Business leadership teams decide on the strategy and direction of a site. They also make major decisions relating to resources, budgets and capital allocations. They do this based on the risks they are aware of, or understand. If elements of their responsibility as leaders are not well represented or understood, they will make less appropriate decisions and may not invest effectively. It therefore benefits any organisation to ensure all risks (such as food safety) are represented at a leadership level, so the most appropriate decisions are made to minimise risk.

    Surely a business that focuses energy, effort, and investment into driving a food safety culture would have stronger performance than one that doesn’t? 

    Not necessarily. If a business lacks the strategic intent to resource the factors that drive a reduction in food safety risks, if it does not qualify or measure the right performance indicators, if it doesn’t nurture the right energy around how it communicates, food safety culture will not be a sustainable change and the business will find itself falling foul of recurring issues. In this instance, food safety culture will only ever exist as a campaign that begins with a flourish, but decays over time. 

    Do you have any advice on turning your ideas into action? I have a few managers that don’t seem to be listening to me regarding my continuous improvement ideas. 

    Identify how your ideas will reduce costs, put a financial argument together that delivers a cost or resource reduction (you may need to think laterally about how that gets delivered and it may not be in a budget you control). Then, find stakeholders (like the finance or ops team) to review it and support your argument. I guarantee this will start the internal debate. 

    In the webinar, you mentioned that remaining curious is essential when dealing with setbacks and problems, yet earlier, you stated that targeting failure will lead to failure in itself. Please can you elaborate and clarify this difference. 

    Using negative measures of failure, such as consumer complaints, to target quality improvements could motivate teams to focus on redefining the measure, reclassifying consumer feedback, or trying to pass responsibility for consumer defects elsewhere. Targeting improvements in areas such as process capability allows for a more collaborative effort in driving reduced defects and better outcomes. I will cover this in further detail during the second FSI webinar. 

    A major pain point for our business is getting larger chains to improve their customer experience in a way that covers all ingredients and not just the 14 main allergens. Supply Chain leaders find it difficult to collect data sheets from suppliers which means their allergen communications to customers are often very risky.

    This is all about understanding the key issues at play: the size of the operation, the transient nature of the workforce, and the unknowns in the supply chain. The primary solution is to work with the information you have to create a Risk Reduction Strategy. You can then use your Risk Assessment framework to identify areas where you could improve, tighten, or even relax controls. Finally, list these objectives in order of priority, starting with the data or intervention that will give you the biggest risk reduction.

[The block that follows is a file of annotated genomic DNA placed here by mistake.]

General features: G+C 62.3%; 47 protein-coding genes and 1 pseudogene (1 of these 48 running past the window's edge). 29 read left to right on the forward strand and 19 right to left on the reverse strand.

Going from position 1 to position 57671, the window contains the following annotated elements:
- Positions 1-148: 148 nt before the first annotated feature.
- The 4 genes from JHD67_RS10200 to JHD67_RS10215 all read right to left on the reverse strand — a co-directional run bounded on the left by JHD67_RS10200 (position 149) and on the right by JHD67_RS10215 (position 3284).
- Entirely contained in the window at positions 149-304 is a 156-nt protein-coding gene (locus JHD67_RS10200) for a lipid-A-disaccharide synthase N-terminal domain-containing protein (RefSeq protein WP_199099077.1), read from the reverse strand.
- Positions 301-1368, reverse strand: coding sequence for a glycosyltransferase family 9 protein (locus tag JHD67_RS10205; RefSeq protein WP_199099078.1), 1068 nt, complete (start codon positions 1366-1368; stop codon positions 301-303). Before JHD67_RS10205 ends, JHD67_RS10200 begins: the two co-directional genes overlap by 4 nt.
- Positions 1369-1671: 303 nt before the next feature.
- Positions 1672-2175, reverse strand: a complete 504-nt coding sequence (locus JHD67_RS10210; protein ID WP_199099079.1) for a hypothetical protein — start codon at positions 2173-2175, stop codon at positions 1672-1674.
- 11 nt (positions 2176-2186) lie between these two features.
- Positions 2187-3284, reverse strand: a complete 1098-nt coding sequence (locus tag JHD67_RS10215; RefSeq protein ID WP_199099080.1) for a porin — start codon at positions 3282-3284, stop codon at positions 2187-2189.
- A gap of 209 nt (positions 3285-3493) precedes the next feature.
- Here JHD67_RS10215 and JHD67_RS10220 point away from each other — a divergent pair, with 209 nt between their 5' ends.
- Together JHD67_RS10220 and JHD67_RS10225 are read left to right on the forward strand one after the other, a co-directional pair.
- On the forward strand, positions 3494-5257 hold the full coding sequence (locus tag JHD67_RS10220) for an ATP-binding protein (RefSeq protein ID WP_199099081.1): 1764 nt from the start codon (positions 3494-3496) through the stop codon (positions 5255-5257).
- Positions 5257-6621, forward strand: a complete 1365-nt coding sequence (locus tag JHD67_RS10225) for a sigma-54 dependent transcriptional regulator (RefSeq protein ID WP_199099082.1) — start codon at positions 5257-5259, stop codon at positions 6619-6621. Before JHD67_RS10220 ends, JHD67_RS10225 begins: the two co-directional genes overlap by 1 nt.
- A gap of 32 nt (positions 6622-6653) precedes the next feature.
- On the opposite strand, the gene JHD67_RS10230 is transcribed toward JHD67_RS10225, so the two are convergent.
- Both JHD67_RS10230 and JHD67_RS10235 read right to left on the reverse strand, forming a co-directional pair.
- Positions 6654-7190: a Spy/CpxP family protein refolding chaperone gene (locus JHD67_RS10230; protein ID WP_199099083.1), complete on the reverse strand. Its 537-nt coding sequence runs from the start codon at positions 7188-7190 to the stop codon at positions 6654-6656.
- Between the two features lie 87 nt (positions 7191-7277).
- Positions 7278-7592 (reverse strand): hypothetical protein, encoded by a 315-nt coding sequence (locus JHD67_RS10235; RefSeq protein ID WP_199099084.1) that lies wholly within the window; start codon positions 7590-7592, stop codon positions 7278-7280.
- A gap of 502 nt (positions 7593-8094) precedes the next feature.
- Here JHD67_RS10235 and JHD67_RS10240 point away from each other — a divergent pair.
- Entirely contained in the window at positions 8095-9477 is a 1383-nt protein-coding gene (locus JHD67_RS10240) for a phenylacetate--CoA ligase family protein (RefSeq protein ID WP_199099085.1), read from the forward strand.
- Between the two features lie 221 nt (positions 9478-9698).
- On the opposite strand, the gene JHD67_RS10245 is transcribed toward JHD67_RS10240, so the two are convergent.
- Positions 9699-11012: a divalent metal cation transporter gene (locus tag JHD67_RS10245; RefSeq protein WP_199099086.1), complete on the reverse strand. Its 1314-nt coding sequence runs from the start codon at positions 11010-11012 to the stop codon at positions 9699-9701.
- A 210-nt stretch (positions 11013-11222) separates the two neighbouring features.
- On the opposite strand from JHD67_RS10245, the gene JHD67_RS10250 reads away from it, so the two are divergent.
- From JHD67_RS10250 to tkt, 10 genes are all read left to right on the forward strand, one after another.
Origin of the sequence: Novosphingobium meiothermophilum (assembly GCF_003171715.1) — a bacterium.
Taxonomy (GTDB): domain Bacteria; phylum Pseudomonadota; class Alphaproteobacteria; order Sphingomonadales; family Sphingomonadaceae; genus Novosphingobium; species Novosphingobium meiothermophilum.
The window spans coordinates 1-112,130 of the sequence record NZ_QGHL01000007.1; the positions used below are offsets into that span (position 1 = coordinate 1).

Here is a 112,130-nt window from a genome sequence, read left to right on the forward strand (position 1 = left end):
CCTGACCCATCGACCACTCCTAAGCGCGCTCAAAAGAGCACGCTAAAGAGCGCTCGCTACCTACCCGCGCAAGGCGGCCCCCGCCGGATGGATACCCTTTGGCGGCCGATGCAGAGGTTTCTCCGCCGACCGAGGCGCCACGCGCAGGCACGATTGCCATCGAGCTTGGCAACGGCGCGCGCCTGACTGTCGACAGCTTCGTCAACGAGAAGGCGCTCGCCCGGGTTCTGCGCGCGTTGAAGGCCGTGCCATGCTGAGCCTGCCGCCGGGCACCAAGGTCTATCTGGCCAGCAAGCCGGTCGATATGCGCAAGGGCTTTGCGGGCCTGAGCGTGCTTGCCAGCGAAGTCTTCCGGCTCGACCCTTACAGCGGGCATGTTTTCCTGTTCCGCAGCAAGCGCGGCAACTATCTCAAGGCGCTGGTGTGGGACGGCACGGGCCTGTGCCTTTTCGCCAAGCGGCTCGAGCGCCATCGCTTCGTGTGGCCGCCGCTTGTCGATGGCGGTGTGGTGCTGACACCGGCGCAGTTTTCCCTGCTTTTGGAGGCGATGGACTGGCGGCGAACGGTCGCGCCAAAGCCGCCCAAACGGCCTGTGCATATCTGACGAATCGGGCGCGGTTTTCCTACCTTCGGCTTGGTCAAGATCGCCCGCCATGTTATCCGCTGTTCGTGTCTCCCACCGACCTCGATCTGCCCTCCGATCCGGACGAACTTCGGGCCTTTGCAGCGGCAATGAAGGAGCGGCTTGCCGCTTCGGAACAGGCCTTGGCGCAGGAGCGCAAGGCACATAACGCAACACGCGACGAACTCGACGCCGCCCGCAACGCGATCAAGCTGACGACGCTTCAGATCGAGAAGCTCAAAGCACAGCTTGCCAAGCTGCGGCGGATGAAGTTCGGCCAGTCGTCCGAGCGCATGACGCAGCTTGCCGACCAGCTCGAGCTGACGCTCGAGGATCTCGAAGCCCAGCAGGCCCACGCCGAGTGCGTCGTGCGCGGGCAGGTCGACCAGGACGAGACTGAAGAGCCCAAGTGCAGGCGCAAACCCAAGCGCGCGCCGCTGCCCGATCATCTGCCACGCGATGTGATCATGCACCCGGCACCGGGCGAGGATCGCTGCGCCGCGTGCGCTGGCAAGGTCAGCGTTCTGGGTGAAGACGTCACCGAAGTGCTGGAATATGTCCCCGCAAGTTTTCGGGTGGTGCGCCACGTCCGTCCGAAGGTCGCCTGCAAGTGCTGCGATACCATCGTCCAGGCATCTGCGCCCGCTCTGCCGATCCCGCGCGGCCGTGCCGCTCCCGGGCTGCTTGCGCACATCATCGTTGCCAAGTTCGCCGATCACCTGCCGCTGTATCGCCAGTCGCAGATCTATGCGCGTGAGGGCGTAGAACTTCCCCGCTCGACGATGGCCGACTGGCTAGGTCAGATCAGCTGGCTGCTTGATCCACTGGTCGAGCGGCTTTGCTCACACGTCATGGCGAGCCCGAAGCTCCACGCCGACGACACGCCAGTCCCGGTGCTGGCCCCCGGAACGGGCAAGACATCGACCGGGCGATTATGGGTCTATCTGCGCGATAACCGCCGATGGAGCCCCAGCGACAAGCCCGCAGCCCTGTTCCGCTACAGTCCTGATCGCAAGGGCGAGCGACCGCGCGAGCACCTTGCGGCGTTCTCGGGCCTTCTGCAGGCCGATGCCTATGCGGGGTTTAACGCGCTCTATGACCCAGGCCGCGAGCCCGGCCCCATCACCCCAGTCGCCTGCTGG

Can we apply the concepts of: unconsciously incompetent, consciously incompetent, consciously competent, unconsciously competent to your route map towards Zero Defect Food Safety?

    This is indeed a platform I have used in that respect and one which will help to facilitate the growth of competence and capability within a function. Being able to understand what your team members don’t know and why they don’t know it, is the first step to growing their awareness. For example, someone who has never suffered from a food intolerance nor had any dealings with anyone who has a food intolerance, may be completely unaware of the problem. They are unlikely to become competent just because they have ‘had the training’ so will remain a threat to food safety. In other words, one is unlikely to be able to drive a car just because they’ve read an instruction manual. 


    Culture Compass

    After 40 years in global FMCG leadership, Denis Treacy founded Culture Compass with the intention of energising a performance culture for individuals, teams, and organisations. Specialising in Safety, Quality, Food Safety, Food Defence, Business Continuity, and Crisis Management, Culture Compass has been securing predictable, sustainable outcomes for almost half a decade.


    Klipspringer

    For over 20 years, Klipspringer has supported thousands of food and beverage production sites across Ireland and the UK. By working closely with industry professionals, we have helped these sites to secure final product integrity and compliance with confidence. Our innovative products and solutions have also helped teams to reach the desired standards of food safety management.

    If you would like support with your own Food Safety Management procedures, simply fill out the form below.